There are good reasons for reforming the council tax as a basis for gathering revenues to fund local authority services. But there is another aspect to the debate. The Joseph Rowntree Foundation’s Housing Market Taskforce argued a couple of years ago that property taxes may well have the potential to act countercyclically in the housing market and dampen housing market volatility. That is, as prices rise the tax burden will increases, and that puts a brake on further price rises. Such a property tax could take various forms, including creating additional council tax bands for higher value properties or moving to a flat rate or progressive property tax. The latter has the advantage of removing discontinuities, but brings greater informational demands in assessing property values.

These are ideas I have blogged about before.

Last week, Chris Leishman and colleagues produced a report that explores these issues empirically. It is based on an ambitious attempt to create a comprehensive dataset of property values for England and then model the impacts that changes to local property taxation would have both spatially and at household level. The researchers were interested in how alternative tax structures could improve fairness between places and fairness between people, and whether it is possible to detect any influence of property taxes on price volatility. [Read more...]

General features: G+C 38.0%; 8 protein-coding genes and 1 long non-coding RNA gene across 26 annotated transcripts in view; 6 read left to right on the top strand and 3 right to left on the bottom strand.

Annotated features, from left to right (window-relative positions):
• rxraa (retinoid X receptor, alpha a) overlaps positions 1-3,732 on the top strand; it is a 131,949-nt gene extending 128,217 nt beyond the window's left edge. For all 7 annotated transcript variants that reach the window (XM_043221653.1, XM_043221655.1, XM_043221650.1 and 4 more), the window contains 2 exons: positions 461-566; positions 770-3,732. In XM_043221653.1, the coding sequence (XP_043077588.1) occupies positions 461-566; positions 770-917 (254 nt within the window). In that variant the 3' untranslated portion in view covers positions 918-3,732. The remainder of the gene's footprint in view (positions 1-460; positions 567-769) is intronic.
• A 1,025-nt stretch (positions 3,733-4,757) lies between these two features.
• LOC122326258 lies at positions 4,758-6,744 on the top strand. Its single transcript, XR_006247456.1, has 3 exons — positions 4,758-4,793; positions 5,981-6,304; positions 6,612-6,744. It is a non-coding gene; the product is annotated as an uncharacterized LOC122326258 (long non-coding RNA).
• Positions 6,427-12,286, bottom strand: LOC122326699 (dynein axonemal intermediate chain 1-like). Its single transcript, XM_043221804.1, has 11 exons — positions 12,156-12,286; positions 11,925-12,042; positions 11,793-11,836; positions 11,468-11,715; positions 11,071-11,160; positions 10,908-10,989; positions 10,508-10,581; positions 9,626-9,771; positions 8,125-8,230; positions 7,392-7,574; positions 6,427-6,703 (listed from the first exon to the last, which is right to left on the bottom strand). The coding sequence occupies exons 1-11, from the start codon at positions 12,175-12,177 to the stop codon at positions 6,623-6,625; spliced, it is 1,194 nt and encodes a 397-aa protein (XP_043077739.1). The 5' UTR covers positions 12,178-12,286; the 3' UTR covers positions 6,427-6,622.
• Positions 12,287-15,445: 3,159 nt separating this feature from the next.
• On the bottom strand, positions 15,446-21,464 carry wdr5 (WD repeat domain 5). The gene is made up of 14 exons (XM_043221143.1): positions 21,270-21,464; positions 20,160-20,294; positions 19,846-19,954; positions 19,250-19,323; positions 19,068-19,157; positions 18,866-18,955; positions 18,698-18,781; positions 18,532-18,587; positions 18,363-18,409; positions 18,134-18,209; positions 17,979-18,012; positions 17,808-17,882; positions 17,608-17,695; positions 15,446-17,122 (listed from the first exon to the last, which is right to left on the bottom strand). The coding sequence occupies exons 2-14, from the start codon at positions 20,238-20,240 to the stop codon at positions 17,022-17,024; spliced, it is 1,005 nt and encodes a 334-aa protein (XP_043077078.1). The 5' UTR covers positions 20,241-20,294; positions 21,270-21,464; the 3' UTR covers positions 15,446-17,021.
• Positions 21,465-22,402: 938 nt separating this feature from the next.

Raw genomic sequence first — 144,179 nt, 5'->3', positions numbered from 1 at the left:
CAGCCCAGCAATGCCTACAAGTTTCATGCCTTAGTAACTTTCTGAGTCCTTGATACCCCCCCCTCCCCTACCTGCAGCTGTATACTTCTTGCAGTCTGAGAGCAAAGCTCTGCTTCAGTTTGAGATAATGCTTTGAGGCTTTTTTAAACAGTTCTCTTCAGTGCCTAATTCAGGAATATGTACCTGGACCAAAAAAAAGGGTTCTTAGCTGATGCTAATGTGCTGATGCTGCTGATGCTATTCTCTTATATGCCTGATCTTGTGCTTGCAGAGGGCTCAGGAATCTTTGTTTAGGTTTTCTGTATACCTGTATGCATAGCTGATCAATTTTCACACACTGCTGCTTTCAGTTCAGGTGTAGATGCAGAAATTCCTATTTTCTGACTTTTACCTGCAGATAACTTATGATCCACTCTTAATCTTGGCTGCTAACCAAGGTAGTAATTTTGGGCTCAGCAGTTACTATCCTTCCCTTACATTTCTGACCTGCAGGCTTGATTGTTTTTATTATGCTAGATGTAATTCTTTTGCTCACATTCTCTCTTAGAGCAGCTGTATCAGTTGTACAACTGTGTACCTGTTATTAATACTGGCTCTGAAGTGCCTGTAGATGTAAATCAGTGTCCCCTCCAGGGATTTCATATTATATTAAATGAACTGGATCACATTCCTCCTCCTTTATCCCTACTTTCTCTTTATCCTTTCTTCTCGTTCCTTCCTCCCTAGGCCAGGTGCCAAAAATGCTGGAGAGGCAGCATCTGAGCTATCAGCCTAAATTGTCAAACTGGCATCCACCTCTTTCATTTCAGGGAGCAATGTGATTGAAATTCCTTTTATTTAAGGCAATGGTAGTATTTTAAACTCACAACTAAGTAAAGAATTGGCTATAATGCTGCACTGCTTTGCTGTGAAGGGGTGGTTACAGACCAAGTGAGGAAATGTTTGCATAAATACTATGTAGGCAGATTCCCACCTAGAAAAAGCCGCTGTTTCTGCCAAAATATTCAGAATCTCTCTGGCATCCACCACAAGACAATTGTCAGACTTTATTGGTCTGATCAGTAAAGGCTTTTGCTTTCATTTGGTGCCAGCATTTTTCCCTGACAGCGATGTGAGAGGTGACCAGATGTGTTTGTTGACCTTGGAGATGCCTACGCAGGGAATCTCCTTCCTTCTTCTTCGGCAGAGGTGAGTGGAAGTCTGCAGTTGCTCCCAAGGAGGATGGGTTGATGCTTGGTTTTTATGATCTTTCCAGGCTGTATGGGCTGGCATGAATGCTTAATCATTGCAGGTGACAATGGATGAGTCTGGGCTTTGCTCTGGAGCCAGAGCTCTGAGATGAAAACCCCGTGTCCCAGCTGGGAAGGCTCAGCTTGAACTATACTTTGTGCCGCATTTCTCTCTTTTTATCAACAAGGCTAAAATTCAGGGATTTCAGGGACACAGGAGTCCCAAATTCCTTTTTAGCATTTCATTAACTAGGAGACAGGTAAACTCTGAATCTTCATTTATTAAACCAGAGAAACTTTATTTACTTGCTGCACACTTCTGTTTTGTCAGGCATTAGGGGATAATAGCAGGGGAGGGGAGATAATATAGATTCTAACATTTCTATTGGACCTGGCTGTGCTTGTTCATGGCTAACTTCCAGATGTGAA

Share

Fighting talk

Why_PovertyThese days it seems we’re more likely to hear politicians talk about a “cost-of-living crisis” or, possibly, allude to problems of housing affordability than we are to find them discussing “poverty”. Indeed, we’re back in an era where the whole concept of poverty, and whether there are any households in genuine poverty, is being questioned. The translation of the banking crisis into a crisis of welfare has seen benefits cut and uprating mechanisms pared back. The prevailing policy narrative of over-generous welfare provision has caused the discussion to loose its moorings. The political elite fail to show any great appreciation of when or whether their cuts might be at risk of reducing citizens to an unacceptably low standard of living.

Yet, in recent weeks the term “destitution” seems to have made an unwelcome return to the political lexicon following the intervention by Archbishop – now Cardinal – Nichols to raise the issue of overzealous benefit sanctions.  And there’s been some discussion of quite how far the UK will miss its child poverty targets by, largely as a consequence of the Coalition’s welfare “reform” agenda.